As I begin this, 2012 is just past. I hope you all have (had) a beautiful, memorable New Year’s celebration, and look forward to seeing you all in the coming year.
As many of you know, I’ve been struggling with a recalcitrant right upper hamstring injury for several years, and I recently saw a sports medicine specialist who had me get an MRI and diagnosed a significant separation in the connective tissue between the hamstring and the ischial tuberosity. He went on to prescribe a PRP (platelet rich plasma) injection – a procedure in which a small amount of blood is drawn and then centrifuged, with the resulting concentrated plasma solution injected directly into the injured site in order to facilitate healing. See https://en.wikipedia.org/wiki/Platelet-rich_plasma.
I returned to my primary care doctor to keep her in the loop, but she felt another procedure, prolotherapy, see https://en.wikipedia.org/wiki/Prolotherapy, might be a better choice, so referred me to another local sports medicine specialist who was an authority on both procedures, in order that we might come up with the best approach to my situation. The saga continues, as after reviewing my MRI and a subsequent X-ray, and after a thorough exam, the second specialist became convinced the problem was, in fact, the ongoing issues in my lower back. So, while I’d hoped to write this month’s article on the miraculous recovery I was enjoying, it wasn’t to be, and this will be a free-association of topics that have come up in discussions with my customers the past few months.
One very intriguing thing I did learn from the second doctor is that he has a very contrary opinion on the use of anti-inflammatories for injury treatment. He believes that anti-inflammatories actually hinder the body’s healing response, and can, in fact, cause more damage in the long run. Popping “Vitamin I” (Ibuprofen) is routine among us “weekend warriors,” but it’s apparent one of the most common treatments for sports injuries may be having the opposite effect. See http://www.theglobeandmail.com/life/health-and-fitness/fitness/take-a-pass-on-the-advil—swelling-may-help-you-heal/article4268212/ and http://well.blogs.nytimes.com/2009/09/01/phys-ed-does-ibuprofen-help-or-hurt-during-exercise/?scp=2&sq=ibuprofen&st=cse.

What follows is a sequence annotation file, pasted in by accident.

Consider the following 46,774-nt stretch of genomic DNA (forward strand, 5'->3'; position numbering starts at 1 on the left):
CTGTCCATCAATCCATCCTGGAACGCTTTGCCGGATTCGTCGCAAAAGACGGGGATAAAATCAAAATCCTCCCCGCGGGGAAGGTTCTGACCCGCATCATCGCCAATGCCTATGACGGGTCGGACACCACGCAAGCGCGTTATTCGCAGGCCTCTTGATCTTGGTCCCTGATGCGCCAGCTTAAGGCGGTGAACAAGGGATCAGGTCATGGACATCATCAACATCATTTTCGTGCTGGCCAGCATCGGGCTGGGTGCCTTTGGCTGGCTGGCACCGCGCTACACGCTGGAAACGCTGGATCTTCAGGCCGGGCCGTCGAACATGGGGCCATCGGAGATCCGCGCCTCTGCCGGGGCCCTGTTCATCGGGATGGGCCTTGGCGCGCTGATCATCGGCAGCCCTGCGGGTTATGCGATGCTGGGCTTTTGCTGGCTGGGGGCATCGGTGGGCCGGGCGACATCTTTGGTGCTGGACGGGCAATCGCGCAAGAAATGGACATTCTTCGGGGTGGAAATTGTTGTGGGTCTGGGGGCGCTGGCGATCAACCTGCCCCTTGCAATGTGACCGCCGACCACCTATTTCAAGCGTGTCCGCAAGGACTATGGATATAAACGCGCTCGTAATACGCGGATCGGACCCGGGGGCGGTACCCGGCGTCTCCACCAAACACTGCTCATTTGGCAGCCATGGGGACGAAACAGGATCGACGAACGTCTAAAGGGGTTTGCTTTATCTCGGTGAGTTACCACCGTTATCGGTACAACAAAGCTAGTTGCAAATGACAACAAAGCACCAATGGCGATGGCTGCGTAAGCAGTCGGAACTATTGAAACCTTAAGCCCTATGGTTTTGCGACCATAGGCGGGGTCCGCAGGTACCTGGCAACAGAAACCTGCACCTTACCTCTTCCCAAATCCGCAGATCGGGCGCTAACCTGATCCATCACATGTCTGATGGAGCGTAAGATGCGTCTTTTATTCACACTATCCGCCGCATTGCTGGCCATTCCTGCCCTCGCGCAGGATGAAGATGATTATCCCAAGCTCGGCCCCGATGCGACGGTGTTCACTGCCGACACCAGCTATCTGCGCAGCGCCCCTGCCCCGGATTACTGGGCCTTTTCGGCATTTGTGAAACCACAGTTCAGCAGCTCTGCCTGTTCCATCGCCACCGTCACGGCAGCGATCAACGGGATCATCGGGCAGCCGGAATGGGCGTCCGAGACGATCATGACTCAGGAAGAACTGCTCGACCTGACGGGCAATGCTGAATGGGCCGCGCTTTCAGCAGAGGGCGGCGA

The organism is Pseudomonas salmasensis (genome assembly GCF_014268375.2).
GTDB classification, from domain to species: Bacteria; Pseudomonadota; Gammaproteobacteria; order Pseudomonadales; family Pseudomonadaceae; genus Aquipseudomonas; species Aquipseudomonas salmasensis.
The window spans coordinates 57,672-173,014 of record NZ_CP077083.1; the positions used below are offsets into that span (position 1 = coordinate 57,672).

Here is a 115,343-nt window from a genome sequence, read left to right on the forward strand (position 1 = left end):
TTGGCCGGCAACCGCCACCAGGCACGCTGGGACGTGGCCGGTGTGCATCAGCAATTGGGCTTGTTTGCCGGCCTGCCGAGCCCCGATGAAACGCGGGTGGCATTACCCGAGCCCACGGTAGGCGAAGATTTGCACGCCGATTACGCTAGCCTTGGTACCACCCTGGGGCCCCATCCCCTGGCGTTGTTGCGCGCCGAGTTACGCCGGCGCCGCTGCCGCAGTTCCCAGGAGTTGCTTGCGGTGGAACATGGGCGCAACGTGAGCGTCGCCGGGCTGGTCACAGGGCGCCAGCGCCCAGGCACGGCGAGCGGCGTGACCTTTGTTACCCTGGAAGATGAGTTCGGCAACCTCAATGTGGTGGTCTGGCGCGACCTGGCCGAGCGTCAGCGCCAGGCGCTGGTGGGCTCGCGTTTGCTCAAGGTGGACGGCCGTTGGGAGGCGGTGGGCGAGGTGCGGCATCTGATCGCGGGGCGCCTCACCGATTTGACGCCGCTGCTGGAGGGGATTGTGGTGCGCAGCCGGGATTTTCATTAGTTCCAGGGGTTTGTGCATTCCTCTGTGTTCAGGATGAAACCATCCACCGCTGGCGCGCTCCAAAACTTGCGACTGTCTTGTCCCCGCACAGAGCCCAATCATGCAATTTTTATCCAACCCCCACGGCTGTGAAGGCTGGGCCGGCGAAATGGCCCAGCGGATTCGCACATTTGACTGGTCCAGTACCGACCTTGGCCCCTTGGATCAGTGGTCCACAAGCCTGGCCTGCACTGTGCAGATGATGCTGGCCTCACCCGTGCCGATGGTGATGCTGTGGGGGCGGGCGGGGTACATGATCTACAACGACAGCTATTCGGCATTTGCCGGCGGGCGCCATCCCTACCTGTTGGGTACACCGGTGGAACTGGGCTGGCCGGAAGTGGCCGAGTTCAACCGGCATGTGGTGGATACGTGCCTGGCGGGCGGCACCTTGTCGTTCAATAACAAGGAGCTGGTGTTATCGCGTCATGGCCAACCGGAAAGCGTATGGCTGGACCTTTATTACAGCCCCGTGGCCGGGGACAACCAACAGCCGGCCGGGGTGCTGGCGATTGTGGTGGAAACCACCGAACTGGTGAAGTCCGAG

By now, you’ve all seen the large barrel just inside the front door of the store – usually overflowing with running shoes. In response to questions from my customers, I explain that for the past several years, we’ve been collecting “gently used” athletic shoes for the Perpetual Prosperity Pumps Foundation, PPPAfrica, which is now MORE, the Modular Organic Regenerative Environment. See http://www.pppafrica.org/. MORE’s recently published brochure states their philosophy is “…a bottom up approach to eradicating poverty one family at a time.” See http://www.pppafrica.org/images/used-athletic-shoes-brochure.pdf. To date, we’ve collected thousands of pairs of shoes for MORE, and look forward to “adopting” another family in 2013. So please, bring in your unneeded running shoes next time you’re in the store, and while there, ask to see the photos and banners from the two families we’ve previously adopted. The smiles on their faces will warm your heart.
Many of us have labored for years under the (apparently false) impression that when it comes to training, “more is better.” A number of recently published articles hold the opposite view, however. For example, The Week, a weekly newsmagazine, recently published a brief story that stated, “While being a runner lowers your risk of early death by nearly 20 percent over not running, running more than 20 miles per week appears to cancel out that benefit. Jogging slowly decreases mortality risk, whereas running at a pace faster than 8 minutes a mile has been found to put extra stress on the heart. Studies have shown that more than an hour of intense aerobic activity per day can cause serious heart problems — including scarring, an irregular heartbeat, and clogged arteries. Many people wrongly assume that ‘if moderate exercise is good, then more is better,’ says study author James H. O’Keefe. But beyond an hour, ‘you reach a point of diminishing returns.’” See http://theweek.com/article/index/238179/the-year-in-health-7-things-experts-told-us-to-avoid.